Sacituzumab govitecan is comprised of a Trop-2 targeting agent linked to an active metabolite of irinotecan (Camptosar and Onivyde), a chemotherapy approved for use in the treatment of colorectal cancer. Similarly, enfortumab vedotin delivers monomethyl auristatin E, a microtubule-disrupting antineoplastic agent, to cells that express Nectin-4.
“We know that bladder cancer is sensitive to chemotherapy, and to toxins, so it’s not totally surprising that these work,” Elizabeth Plimack, MD, of Fox Chase Cancer Center in Philadelphia, told MedPage Today. “I think the key has been development of the molecule and the linker, and development of the targets.”
Outside of these antibody-drug conjugates, the FGFR3-inhibitor erdafitinib has shown high rates of response post-immunotherapy in selected patients (59%), and the combination of ramucirumab (Cyramza) plus docetaxel has also shown activity in this setting (responses in 36%).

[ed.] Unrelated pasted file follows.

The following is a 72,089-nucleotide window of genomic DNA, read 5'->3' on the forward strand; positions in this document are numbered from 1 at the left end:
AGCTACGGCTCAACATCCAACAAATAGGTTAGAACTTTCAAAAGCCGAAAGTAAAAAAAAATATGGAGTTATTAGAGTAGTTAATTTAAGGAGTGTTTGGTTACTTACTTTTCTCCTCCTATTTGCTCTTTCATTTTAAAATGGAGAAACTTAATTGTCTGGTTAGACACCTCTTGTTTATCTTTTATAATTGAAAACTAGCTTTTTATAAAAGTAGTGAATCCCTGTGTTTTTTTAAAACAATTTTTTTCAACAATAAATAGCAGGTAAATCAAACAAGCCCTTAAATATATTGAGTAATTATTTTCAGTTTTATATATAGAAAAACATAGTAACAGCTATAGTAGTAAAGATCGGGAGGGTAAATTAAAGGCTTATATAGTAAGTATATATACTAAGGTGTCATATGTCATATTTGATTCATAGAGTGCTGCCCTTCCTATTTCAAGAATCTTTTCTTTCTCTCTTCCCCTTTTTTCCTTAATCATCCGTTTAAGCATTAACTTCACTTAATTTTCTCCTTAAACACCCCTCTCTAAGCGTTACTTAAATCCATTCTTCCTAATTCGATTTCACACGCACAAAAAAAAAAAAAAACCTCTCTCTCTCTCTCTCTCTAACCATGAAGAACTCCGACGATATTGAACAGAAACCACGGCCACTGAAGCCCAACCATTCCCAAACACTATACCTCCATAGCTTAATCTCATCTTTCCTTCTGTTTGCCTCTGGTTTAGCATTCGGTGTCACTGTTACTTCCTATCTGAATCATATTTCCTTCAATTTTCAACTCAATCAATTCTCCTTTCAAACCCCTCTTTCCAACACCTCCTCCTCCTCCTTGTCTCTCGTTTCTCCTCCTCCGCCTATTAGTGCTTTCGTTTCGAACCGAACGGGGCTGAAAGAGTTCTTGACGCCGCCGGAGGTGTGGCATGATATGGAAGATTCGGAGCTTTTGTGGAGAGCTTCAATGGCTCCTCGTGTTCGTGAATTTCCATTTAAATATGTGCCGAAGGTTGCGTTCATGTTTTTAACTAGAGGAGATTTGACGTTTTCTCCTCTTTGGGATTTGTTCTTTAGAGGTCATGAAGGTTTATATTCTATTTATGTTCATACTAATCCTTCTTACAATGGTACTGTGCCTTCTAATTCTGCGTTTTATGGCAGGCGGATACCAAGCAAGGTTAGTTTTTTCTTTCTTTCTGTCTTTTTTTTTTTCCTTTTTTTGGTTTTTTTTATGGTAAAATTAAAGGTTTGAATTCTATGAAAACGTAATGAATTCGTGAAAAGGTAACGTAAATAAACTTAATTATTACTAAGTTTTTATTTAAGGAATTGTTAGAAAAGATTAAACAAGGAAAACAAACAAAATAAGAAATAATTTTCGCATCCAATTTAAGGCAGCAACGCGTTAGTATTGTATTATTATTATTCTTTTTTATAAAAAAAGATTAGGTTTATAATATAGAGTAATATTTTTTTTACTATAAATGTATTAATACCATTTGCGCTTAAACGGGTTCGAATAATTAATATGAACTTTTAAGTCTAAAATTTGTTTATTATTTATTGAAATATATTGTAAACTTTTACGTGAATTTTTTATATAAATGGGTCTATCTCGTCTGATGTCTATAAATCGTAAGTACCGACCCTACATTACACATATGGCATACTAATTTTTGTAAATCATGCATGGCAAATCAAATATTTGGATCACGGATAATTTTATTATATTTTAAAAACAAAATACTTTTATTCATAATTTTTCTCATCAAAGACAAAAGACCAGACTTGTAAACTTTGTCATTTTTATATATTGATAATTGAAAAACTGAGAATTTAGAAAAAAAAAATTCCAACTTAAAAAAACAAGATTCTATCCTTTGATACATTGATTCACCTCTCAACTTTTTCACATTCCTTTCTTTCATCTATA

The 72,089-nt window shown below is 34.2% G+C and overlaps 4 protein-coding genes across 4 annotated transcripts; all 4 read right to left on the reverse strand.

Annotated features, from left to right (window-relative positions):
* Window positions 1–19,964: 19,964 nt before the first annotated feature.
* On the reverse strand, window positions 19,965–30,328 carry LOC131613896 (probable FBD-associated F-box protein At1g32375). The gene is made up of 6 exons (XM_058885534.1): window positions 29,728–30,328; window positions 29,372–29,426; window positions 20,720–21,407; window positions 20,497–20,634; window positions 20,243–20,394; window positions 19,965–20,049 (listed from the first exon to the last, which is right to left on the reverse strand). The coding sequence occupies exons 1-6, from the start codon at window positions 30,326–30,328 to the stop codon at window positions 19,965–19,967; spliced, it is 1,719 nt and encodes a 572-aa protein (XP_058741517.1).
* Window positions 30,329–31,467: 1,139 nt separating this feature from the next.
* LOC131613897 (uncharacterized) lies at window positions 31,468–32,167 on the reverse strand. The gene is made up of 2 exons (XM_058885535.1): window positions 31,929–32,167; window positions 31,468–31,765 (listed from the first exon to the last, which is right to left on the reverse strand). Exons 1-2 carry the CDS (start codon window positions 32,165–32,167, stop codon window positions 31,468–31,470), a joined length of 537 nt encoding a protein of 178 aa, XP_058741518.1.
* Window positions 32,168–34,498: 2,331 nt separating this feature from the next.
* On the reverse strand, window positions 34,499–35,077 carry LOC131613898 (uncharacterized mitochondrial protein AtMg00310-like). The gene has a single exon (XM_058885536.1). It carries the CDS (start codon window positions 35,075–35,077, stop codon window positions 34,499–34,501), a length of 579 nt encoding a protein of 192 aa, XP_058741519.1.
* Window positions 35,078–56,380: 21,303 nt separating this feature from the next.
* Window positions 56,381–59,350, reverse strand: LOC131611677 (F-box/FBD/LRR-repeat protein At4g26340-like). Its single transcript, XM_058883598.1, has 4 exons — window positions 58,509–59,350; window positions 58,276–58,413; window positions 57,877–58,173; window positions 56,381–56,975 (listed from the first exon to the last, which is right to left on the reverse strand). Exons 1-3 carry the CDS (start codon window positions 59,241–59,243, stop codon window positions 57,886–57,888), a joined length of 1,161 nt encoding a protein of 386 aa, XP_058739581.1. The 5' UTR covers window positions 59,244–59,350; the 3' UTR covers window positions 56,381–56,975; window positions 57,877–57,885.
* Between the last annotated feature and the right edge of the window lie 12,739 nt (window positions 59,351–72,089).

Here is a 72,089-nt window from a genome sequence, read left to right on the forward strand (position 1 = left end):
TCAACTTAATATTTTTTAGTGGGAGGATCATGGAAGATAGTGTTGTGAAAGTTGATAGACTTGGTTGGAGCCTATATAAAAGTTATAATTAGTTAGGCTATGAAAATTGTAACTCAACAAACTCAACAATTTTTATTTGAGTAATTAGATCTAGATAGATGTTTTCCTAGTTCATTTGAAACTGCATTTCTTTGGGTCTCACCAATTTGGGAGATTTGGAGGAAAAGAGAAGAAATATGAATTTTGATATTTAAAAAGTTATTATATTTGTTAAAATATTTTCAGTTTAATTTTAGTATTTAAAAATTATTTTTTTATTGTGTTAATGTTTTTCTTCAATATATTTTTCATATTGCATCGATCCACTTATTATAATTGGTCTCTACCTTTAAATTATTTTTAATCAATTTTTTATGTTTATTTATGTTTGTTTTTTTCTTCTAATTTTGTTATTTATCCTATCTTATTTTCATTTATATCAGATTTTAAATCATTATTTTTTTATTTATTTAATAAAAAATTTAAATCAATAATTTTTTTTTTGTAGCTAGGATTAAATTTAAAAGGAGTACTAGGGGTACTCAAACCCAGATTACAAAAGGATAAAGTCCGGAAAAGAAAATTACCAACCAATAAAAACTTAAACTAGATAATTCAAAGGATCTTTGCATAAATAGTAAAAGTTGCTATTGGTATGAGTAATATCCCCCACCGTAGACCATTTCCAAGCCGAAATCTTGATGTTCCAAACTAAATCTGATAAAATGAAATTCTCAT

“Patients come out of checkpoint inhibitors usually in very good shape and more therapy that can benefit them is really needed,” said Plimack, a co-investigator on the EV-101 study.
“We can fill those trials quickly; we have a space where more and more patients are accumulating,” she said. “And these novel agents to some degree address that.”
Responses with sacituzumab govitecan were also seen in patients with liver metastases (five of 15), and overall there were two complete responses (CRs) in the 45-patient cohort.
Median progression-free survival (PFS) and overall survival (OS) were 7.3 and 16.3 months, respectively. Among responders, the median duration of response was 12.9 months.